Addressing their unique needs — whether through a customizable dashboard, feature creation and development, or integration with apps they already use — is a strategy SaaS businesses are using to stand out above the crowd, and to drive growth.

If you’re using a subscription billing platform, this can be used to track your customer usage and purchase patterns on a granular level — important data that can help you better target your business to your customers. These platforms can be a valuable tool for Customer Success teams to use in their journey of understanding their current customers, and to entice more customers like them.

Slack is one B2B SaaS business that’s driving growth by offering users a personalized experience. The business communication platform delivers customers a variety of extensions to tailor the software to suite an array of business needs.

Slack makes the customization process simple. This ease of use has made the business a huge success.

That’s especially important today amid the COVID-19 pandemic, with many businesses going remote with their work and facing new pain points.

Slack currently has a market capitalization of $24 billion, making it one of the biggest business communication tools around. And as Slack illustrates, customization should not come at the cost of making your product unnecessarily complicated.

You can mitigate this by testing your product to find that right balance between increased conversions, satisfied customers, and developers who aren’t bogged down with unnecessary work.

3.What else could you be offering to satisfy the needs of your top customers?

The chance of selling a product to a new customer is 5-20%. That number jumps to 60-70% when you consider selling to your existing customers, according to Market Metrics.

It’s no wonder many SaaS businesses are selling to their existing customers.

Slack caters to its ideal customers by offering them higher-end, add-on products. This is called upselling.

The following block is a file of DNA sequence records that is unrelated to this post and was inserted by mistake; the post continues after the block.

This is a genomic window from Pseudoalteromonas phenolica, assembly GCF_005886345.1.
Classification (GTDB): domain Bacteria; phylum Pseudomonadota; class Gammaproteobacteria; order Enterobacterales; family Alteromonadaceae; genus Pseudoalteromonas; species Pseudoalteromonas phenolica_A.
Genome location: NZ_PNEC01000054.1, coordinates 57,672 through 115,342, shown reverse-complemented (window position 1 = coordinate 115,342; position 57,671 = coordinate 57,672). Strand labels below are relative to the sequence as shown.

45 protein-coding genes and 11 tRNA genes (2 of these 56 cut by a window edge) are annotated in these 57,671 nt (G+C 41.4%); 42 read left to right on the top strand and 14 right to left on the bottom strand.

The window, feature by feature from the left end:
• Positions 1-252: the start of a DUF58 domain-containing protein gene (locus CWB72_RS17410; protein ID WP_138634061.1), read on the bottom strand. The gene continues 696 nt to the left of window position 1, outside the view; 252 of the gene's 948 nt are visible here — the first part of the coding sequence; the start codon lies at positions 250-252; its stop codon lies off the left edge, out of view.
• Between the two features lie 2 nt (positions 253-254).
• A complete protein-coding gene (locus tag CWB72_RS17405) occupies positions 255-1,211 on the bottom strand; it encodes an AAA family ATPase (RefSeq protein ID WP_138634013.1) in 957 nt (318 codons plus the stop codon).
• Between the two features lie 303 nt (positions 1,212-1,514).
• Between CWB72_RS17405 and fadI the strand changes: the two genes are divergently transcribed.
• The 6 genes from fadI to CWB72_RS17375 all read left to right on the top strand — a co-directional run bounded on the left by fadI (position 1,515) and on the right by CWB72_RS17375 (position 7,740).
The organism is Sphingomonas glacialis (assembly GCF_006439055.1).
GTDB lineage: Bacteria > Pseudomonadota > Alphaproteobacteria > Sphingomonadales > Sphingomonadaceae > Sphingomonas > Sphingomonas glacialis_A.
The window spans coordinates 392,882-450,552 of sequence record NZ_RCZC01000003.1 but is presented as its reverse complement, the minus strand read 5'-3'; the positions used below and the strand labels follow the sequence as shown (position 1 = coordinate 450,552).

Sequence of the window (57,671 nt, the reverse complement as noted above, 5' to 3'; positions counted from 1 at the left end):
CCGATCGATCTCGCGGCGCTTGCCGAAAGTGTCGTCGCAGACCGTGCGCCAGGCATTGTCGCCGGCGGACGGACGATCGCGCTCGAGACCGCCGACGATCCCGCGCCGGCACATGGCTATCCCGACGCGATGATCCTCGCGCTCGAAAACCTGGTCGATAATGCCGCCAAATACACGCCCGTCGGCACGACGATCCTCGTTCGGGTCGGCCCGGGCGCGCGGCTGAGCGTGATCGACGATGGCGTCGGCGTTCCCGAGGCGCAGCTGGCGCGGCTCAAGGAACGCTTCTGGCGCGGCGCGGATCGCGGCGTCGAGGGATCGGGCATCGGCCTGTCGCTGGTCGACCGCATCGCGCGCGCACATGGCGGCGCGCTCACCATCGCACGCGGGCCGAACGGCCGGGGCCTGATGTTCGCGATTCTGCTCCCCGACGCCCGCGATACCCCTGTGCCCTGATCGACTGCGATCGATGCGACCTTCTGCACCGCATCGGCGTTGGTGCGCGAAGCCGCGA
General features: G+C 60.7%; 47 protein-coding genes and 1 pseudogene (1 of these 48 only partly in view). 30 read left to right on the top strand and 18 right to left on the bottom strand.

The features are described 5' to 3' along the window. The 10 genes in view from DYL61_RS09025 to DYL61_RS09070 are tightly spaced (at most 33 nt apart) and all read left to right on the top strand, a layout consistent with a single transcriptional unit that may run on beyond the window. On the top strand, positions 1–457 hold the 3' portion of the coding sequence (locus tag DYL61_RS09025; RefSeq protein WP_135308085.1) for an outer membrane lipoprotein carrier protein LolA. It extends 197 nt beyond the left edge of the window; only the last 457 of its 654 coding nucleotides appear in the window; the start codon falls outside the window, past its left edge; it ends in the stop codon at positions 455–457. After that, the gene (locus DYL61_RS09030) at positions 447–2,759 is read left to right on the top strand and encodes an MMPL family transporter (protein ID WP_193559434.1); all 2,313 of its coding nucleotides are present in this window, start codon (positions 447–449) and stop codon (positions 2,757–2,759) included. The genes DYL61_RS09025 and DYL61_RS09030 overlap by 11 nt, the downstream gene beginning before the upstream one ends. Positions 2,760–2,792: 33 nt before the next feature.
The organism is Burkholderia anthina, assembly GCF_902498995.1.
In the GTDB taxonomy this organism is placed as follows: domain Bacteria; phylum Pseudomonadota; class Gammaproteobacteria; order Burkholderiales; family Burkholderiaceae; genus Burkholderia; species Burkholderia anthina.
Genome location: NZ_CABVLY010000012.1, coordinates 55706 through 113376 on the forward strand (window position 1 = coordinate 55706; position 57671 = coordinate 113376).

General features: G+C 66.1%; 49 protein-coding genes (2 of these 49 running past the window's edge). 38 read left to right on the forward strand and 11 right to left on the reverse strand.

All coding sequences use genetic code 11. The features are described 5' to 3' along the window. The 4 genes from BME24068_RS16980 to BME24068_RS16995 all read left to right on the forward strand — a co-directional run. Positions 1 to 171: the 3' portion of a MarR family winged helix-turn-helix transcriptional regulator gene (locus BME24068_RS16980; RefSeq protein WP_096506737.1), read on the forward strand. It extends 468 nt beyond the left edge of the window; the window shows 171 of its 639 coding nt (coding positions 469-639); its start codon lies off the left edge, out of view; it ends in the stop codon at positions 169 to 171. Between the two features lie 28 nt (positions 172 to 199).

Slack’s users see an upsell message once they’ve reached the 10,000-message limit, which makes sense. 

Users that have reached this point will likely find added benefit in the platform’s additional products, and they’re more likely to purchase them. It’s about offering the right upsell at the right time. And by upselling, Slack is extending its customers’ LTV.

Upselling well in part depends on your product’s design. Similar to Slack, a product should have an element of discoverability — it should encourage your users to seek out new features.

Current users that find value in your product will be enticed to purchase your upsells once they discover them.

Finally, your customers offer valuable insights on what upsells they’re seeking. Your Customer Success team should be asking for customer feedback on what users deem most valuable when using your SaaS product.

It also doesn’t hurt to ask your customers about room for improvement around your current product.

Understanding what works for your customer and what could be better can help you strategize your next upsell. It also continually evolves your product in line with what the market wants and needs.

Customer Success teams can drive retention and new growth

Effective Customer Success teams are valuable assets for SaaS businesses seeking growth. It’s through the lens of Customer Success teams that SaaS businesses can put a finger on the pulse of their ideal customer base, the needs of these customers, and any opportunities for product enhancement and development.

And of course, departments like marketing and sales can use the knowledge housed in Customer Success teams to launch effective new strategies.

If you’re looking to garner growth at your SaaS, consider leveraging your Customer Success team.

customer success manager, fusebillAuthor Bio:

Justine Dennis is the Manager of Customer Success and Support at Fusebill. She has been working in client-facing roles, including technical support, customer success and implementation and training for the past 10 years. Justine truly enjoys connecting with customers to understand them as well as their business needs, and to create long-lasting partnerships.